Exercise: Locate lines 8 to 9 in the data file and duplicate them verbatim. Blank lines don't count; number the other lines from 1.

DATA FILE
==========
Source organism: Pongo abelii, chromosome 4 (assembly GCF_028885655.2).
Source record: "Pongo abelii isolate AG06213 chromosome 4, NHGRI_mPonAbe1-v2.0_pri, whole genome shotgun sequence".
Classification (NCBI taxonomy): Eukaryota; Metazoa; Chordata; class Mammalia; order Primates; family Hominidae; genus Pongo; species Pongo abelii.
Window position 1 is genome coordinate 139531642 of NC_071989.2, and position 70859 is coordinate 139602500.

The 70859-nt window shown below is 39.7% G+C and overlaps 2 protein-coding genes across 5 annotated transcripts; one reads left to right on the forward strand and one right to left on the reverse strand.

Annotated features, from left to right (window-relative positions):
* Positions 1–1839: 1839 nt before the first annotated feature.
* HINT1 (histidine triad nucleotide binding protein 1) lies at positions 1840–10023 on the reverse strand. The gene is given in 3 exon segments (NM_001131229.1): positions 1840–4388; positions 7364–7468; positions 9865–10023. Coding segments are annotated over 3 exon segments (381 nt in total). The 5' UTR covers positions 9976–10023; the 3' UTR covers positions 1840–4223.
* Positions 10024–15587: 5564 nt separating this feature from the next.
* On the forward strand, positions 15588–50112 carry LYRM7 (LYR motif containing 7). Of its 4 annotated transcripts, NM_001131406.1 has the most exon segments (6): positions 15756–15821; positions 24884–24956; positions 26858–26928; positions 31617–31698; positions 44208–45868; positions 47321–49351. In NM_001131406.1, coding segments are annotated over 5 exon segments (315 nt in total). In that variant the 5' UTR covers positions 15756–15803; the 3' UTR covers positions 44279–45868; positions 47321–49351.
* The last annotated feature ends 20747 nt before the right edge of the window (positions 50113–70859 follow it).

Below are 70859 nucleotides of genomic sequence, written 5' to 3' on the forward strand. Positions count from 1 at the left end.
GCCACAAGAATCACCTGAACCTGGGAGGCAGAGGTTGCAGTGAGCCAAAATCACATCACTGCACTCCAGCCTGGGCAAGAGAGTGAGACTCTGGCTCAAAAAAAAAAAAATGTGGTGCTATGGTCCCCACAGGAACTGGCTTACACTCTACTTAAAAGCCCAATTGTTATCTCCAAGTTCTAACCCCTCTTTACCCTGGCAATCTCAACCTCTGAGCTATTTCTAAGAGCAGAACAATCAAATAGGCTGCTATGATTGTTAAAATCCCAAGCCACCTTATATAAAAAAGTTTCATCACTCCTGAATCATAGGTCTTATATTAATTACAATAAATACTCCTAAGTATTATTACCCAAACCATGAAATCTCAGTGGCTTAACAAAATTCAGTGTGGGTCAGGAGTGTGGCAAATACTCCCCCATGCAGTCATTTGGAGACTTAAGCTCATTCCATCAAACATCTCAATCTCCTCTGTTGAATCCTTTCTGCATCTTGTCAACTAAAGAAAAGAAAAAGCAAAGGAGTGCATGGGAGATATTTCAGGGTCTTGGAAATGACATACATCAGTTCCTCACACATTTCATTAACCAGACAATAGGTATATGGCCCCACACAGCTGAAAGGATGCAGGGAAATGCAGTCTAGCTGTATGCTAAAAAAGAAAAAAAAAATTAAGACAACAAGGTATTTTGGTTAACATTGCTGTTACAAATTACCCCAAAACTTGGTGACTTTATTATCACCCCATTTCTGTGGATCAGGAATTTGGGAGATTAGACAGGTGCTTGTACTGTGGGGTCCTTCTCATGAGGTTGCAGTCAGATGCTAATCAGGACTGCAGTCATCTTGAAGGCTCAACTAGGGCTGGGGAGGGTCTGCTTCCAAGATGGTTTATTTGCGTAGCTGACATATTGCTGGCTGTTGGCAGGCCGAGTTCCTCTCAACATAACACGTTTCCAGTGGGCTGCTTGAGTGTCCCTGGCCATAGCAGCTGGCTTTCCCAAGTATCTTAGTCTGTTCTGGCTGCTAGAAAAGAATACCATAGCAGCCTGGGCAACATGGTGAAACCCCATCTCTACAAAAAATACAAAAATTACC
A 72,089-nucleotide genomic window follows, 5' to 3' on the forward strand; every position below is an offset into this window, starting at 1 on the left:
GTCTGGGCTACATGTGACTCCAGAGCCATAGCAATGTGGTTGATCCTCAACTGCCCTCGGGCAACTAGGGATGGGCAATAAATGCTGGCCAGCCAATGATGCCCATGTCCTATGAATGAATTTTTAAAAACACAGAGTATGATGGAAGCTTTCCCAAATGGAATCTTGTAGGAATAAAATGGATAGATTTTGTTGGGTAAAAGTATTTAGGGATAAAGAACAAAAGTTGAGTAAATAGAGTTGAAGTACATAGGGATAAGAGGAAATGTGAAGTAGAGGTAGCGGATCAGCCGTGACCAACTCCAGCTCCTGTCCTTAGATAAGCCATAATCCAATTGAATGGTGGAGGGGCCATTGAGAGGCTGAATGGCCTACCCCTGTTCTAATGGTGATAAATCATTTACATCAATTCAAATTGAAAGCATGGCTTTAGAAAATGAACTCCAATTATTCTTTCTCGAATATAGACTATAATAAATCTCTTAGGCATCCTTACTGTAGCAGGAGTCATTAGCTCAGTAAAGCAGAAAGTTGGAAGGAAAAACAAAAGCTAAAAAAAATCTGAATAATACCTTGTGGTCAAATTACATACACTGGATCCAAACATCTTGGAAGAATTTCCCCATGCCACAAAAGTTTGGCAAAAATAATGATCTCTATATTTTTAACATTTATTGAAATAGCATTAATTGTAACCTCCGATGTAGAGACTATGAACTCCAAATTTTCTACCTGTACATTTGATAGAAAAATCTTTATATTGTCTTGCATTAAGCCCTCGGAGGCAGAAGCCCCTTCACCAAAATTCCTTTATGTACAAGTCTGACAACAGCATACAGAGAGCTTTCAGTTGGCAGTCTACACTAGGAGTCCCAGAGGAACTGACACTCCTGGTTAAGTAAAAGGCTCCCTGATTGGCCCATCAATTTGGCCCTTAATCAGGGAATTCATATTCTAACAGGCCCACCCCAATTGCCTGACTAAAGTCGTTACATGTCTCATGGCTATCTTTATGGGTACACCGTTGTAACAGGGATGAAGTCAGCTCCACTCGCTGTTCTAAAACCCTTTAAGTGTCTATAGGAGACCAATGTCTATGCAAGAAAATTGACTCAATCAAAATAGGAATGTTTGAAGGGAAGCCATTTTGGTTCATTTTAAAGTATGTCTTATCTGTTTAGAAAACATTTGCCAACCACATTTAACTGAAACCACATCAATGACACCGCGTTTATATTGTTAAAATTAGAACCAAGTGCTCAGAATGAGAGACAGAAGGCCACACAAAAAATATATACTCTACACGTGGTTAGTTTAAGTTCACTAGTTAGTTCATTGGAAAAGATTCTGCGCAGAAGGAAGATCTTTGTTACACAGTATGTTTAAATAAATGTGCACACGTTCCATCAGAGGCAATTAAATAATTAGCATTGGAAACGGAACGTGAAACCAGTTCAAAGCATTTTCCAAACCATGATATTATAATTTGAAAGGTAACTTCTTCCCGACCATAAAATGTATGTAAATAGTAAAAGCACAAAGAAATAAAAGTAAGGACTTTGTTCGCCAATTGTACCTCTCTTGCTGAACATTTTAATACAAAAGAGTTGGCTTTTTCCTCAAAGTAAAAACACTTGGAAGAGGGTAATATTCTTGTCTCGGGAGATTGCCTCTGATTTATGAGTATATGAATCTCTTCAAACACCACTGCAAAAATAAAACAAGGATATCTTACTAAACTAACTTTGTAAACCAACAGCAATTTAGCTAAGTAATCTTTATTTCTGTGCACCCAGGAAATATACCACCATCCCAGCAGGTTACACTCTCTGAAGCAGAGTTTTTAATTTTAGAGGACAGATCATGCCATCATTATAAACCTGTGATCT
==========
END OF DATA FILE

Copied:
* HINT1 (histidine triad nucleotide binding protein 1) lies at positions 1840–10023 on the reverse strand. The gene is given in 3 exon segments (NM_001131229.1): positions 1840–4388; positions 7364–7468; positions 9865–10023. Coding segments are annotated over 3 exon segments (381 nt in total). The 5' UTR covers positions 9976–10023; the 3' UTR covers positions 1840–4223.
* Positions 10024–15587: 5564 nt separating this feature from the next.